Who knew LA had friendly people?

Well, I’m back. This is my first blog post after surgery last week. I’m currently on opiate-based narcotics (and various other drugs) and have the attention span of a gnat (ok, probably not even that long – more like the attention span of a gnat with ADHD), so bear with me. I promise to try to stay awake long enough to finish this blog if you all promise to bear with my ramblings and not mock me too terribly much.

When I last left you, faithful readers, I had been diagnosed with adenocarcinoma in-situ of the cervix and endocervix. For someone who has had normal chick exams her entire life, it was a terrifying diagnosis that would require at least a total hysterectomy to treat. But I got ridiculously lucky (and yes, I still consider myself lucky) in that we found this early and was confident things would go smoothly.

I had a follow-up appointment with the doctor who did the biopsies the day after he called me with the results. Nothing he told me surprised me – he recommended a total hysterectomy (removal of the cervix and uterus) as treatment. He said he could do it, or if I preferred, I could transfer to a gynecologic oncologist. I asked which he recommended, and he recommended I transfer for the simple reason that if after the surgery they found something worse than the adenocarcinoma in-situ, the oncologist would already know my history and be able to deal with things easier. Well, that and gynecologic oncologists are experts in this kind of thing. So I thanked him for his time and told him I would transfer. Last I saw of him, and it’s a good thing.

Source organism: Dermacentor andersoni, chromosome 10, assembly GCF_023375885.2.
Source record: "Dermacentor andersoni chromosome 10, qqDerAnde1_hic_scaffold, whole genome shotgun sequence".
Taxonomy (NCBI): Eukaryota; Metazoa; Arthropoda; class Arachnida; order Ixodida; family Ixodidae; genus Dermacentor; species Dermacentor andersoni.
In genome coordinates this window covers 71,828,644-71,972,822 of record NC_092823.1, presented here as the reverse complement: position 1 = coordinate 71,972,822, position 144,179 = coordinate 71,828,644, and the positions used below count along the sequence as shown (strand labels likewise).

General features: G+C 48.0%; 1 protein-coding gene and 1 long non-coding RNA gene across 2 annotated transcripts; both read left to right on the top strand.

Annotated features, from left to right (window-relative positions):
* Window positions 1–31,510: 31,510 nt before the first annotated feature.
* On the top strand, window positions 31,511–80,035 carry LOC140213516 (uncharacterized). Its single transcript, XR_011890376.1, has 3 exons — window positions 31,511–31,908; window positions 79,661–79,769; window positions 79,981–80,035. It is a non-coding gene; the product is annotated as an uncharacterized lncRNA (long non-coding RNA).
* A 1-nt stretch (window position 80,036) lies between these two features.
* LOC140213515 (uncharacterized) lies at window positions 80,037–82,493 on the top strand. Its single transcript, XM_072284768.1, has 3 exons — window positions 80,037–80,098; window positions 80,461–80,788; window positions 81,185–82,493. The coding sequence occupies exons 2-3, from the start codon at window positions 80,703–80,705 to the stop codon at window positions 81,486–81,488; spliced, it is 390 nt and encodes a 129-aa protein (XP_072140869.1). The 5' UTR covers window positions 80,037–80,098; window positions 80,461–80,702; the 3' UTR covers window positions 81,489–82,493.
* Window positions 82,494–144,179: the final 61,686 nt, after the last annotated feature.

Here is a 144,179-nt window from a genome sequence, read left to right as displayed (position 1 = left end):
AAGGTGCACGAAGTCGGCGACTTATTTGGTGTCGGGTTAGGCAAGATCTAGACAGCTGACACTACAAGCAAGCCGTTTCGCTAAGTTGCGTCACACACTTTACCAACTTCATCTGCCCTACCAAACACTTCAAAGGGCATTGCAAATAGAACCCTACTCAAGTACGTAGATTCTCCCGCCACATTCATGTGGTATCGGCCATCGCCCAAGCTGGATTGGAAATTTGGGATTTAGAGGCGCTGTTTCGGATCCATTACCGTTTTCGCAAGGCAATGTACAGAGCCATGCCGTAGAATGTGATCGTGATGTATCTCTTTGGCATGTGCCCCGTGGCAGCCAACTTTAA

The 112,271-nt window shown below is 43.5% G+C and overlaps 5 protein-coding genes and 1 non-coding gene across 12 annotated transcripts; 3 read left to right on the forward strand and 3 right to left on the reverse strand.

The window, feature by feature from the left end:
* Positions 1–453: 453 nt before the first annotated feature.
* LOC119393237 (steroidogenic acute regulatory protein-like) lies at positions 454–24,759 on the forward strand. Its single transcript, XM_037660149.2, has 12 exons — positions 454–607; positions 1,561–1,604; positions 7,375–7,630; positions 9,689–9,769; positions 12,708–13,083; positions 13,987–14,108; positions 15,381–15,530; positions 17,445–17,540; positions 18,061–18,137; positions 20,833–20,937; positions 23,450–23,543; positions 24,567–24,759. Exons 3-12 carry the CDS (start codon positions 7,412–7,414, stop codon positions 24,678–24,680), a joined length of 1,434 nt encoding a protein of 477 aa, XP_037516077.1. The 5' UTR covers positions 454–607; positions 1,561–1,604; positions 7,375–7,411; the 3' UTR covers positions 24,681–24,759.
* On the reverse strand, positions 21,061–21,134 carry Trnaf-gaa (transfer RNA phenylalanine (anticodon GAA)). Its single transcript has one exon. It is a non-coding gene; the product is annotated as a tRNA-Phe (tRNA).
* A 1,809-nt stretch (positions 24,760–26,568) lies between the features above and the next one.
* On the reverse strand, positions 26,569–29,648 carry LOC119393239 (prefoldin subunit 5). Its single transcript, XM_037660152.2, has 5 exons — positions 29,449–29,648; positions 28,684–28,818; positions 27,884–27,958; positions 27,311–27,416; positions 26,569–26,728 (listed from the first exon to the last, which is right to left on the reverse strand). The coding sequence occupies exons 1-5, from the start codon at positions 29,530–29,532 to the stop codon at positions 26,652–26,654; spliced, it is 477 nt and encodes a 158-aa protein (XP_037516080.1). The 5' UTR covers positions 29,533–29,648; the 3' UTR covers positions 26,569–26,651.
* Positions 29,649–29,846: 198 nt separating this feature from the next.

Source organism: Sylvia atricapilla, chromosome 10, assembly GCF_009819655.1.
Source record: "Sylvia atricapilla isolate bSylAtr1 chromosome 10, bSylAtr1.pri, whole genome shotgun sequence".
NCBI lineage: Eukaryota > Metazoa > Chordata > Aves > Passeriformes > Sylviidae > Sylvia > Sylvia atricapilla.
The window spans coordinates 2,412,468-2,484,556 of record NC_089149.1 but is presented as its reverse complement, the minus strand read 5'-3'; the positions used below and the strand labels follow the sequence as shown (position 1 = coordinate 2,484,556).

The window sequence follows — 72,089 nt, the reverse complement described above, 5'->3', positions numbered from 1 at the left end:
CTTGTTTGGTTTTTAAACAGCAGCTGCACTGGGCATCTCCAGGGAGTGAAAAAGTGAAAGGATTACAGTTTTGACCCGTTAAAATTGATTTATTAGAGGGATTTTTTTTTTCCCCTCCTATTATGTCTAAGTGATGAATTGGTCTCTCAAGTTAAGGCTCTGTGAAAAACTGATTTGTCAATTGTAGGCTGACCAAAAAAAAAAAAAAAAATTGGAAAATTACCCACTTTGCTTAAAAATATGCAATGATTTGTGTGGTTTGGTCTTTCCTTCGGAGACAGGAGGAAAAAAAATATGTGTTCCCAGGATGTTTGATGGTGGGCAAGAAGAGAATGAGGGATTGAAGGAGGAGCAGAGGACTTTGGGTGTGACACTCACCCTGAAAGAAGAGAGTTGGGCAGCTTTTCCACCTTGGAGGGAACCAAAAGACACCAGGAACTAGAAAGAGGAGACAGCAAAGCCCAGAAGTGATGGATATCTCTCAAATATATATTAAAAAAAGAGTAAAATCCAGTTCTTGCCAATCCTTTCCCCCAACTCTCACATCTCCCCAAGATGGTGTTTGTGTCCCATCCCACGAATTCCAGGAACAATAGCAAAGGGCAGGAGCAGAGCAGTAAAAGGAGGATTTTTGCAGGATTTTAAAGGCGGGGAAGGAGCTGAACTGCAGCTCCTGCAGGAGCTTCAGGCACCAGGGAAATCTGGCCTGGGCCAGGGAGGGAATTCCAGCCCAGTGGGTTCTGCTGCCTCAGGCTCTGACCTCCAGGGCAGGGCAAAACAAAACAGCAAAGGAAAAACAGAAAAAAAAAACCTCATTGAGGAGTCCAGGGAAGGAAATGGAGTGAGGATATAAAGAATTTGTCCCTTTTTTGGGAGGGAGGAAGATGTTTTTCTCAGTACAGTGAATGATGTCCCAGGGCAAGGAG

So with all of this being my first real foray into the world of TriCare (military health care) and off-base doctors in my 19+ years in the Air Force, I wasn’t sure what needed to happen next. I went straight to the source and swung by the TriCare office on base and figured I’d ask the experts. They informed me that now that I’d been seen off-base, I would stay off-base for treatment. The last doctor to see me would need to input a referral for me – it was out of their hands. Well crap. So I called my doctor’s office back and let them know. I figured it would be a week before I saw anything show up on the TriCare website, but no! I was pleasantly surprised to discover he had put in a transfer request for me in less than 3 hours. Whee hoo! Then I googled the name of the doctor he was trying to transfer to me. *sighs and beats head on desk* The woman he wanted me to see used to be a gyn/onc. Then she moved to California and dedicated her life to delivering babies and making big bucks. Why is she still listed as a gyn/onc with TriCare? Beats me. But I figured I’d meet with her and give her a shot. Orrrrrr not.